A Mini-Cluster of Algae-to-Biofuels Technology Blooms in San Diego
When I sat down recently with Mario Larach, he was still excited about a U.S. Department of Energy workshop he had attended on algae biofuels earlier this month at the University of Maryland. As the co-founder of a local biofuel startup called Kai BioEnergy, Larach has been tracking a nationwide surge of interest in algae-to-biofuel technology as he seeks venture funding for his company.
It’s an exciting idea—producing fuel from pond scum—but it has some practical problems that Larach and others are still trying to solve. A key issue, underscored in this DOE fact sheet, is that algal biofuels produced in large volumes with today’s technology would cost more than $8 a gallon at the gas pump, based on conservative estimates. Larach told me a lot of people in the field have been using “photobioreactors” and transparent piping systems to grow algae, which are both costly to set up and to operate. “The gurus in the space say the only way to do this economically is to grow algae in open space,” in shallow ponds, Larach says.
The DOE has identified a variety of areas where advances are needed, including algal-biofuels process research, production, and integration, not to mention scaling up pilot plants and demonstration projects to industrial operations. Larach says growing a particular species of algae in open ponds poses other problems. One is the challenge of eliminating “weed algae” that seems to infiltrate ponds. Another stems from often-strident ecological and political opposition to projects that call for cultivating a genetically modified algae in open ponds.
For the record, Larach says Kai BioEnergy has been using only native strains of algae in developing its biofuel technology. Still, he says, “Right now, GMOs (genetically modified organisms) have a lot of issues, including EPA issues,” referring to the Environmental Protection Agency.
Solving such issues won’t be simple, but Larach says San Diego is emerging as a capital for algae-to-biofuels technology. “If you did a map of the world in terms of where all the activity and the microalgae breakthroughs are, it’s right here,” Larach says. His list of San Diego’s expertise includes:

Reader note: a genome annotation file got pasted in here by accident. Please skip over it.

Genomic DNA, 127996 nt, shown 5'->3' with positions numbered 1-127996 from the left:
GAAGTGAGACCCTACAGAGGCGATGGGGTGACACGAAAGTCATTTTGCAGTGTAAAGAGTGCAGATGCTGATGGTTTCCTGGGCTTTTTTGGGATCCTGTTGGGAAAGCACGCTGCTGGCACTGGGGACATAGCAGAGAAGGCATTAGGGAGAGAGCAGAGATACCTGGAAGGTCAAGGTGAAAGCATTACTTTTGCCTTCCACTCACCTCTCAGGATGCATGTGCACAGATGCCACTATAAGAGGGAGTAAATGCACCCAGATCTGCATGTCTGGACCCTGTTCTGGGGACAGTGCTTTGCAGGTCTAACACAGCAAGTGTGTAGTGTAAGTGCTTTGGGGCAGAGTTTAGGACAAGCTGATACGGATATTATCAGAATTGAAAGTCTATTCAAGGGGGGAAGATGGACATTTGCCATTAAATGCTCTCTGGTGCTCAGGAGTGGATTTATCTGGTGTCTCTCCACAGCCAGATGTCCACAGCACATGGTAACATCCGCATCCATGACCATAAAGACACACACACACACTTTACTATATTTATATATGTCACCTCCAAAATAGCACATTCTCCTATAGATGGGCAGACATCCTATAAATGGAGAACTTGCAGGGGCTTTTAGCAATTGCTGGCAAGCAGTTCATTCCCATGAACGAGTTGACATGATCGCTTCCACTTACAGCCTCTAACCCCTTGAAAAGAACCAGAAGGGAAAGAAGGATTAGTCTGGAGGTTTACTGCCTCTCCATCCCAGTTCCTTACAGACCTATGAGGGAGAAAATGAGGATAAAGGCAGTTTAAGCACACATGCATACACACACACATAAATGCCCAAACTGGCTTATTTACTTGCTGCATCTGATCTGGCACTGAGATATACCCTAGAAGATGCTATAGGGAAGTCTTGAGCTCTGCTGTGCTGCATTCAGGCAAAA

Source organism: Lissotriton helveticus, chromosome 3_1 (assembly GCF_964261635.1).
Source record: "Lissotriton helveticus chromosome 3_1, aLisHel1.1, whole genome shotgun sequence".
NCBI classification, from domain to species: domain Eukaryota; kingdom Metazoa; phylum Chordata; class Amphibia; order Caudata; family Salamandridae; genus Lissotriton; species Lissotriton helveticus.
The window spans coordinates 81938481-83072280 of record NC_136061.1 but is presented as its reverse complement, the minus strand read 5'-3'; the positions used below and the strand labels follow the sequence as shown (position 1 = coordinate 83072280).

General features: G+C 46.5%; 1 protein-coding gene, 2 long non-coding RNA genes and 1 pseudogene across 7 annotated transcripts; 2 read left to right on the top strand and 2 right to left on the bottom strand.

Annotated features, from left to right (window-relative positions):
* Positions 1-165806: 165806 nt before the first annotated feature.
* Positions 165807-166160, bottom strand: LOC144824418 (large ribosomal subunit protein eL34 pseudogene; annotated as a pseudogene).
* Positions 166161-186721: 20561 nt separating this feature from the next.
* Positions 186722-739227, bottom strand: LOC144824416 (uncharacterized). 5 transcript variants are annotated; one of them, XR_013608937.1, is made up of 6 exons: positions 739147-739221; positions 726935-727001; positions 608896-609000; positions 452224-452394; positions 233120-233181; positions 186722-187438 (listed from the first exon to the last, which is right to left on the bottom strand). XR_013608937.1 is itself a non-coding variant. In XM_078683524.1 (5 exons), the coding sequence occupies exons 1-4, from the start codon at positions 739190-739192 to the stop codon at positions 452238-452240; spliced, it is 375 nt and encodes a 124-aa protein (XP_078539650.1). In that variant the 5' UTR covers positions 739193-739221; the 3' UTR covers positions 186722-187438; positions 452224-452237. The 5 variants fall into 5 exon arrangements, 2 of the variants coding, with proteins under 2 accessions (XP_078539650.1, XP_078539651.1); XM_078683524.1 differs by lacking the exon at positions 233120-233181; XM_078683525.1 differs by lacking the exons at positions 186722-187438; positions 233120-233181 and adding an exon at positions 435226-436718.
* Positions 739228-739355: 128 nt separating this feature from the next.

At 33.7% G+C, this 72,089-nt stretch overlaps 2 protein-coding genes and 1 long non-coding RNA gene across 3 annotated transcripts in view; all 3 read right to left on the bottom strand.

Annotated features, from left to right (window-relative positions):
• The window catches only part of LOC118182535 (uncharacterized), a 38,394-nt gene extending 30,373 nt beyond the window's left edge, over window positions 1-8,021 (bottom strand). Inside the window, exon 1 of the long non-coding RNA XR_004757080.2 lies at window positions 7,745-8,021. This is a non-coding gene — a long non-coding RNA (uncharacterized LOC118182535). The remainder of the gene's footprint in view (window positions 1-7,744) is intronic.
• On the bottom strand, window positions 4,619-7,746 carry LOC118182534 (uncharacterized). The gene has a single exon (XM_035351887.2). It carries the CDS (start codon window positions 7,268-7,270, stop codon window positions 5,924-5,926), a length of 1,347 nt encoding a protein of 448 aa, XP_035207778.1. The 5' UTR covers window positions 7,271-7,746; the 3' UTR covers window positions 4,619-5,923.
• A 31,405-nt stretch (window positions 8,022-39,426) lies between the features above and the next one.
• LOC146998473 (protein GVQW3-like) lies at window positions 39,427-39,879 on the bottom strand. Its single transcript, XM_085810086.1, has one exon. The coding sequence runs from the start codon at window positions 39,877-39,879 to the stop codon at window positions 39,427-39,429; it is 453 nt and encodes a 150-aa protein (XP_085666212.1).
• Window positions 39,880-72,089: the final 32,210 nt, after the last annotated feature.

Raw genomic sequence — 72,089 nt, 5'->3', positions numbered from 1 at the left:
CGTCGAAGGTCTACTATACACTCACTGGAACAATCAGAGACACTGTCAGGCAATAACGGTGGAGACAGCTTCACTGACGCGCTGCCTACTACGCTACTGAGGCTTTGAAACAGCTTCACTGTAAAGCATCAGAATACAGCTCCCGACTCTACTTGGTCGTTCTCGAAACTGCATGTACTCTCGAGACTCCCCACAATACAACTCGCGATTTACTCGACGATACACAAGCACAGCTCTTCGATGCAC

—Stephen Mayfield, a cell biologist at The Scripps Research Institute in La Jolla who also is a co-founder of Sapphire Energy, which established its corporate headquarters in San Diego (read on for more on Sapphire).
—B. Gregory Mitchell, another scientist who is regarded as a leader in the field, who specializes in photoplankton at UCSD’s Scripps Institution of Oceanography.
—Sapphire Energy, a La Jolla startup with VC backing from Bill Gates and Arch Venture Partners, says it has proven the feasibility of using algae to make “green crude” that can serve as a substitute for crude oil.
—Synthetic Genomics, a La Jolla venture founded by J. Craig Venter, specializes in using genetically modified microbes to address global energy and environmental challenges.
—Genomatica, a San Diego-based venture, has developed a pioneering process that uses genetically modified bacteria to make a rubberized plastic known as 1,4-butanediol, or BDO, to replace petroleum-based feedstock used in chemical engineering and manufacturing.
—General Atomics, a private government contractor best known for developing the Predator UAV, recently landed a $19.9 million Pentagon contract to develop ways of making jet fuel from algae. The company began working on biofuels research about two years ago.
—SAIC, another San Diego defense contractor, also got a $14.9 million Pentagon contract to find ways of making jet fuel from algae. Both contracts were awarded by DARPA, the Defense Advanced Research Projects Agency, as the Pentagon seeks ways to reduce its $6 billion annual fuel bill.
—HRBiopetroleum, based in La Jolla, has established algae-to-biofuels operations in Hawaii. The company uses marine microalgae to produce vegetable oils and other biofuel-related products.
—Earthrise Farms, the 108-acre facility near El Centro, CA, operated by Earthrise Nutritionals of Irvine, CA, grows Spirulina, a microalgae used in food, biochemistry, and pharmaceuticals
—Carbon Capture is a La Jolla-based company developing new ways for using algae to absorb carbon dioxide emissions from electric power plants. The company operates a 160-acre site for a proposed 46-megawatt ultra-low emission natural gas power generation facility.
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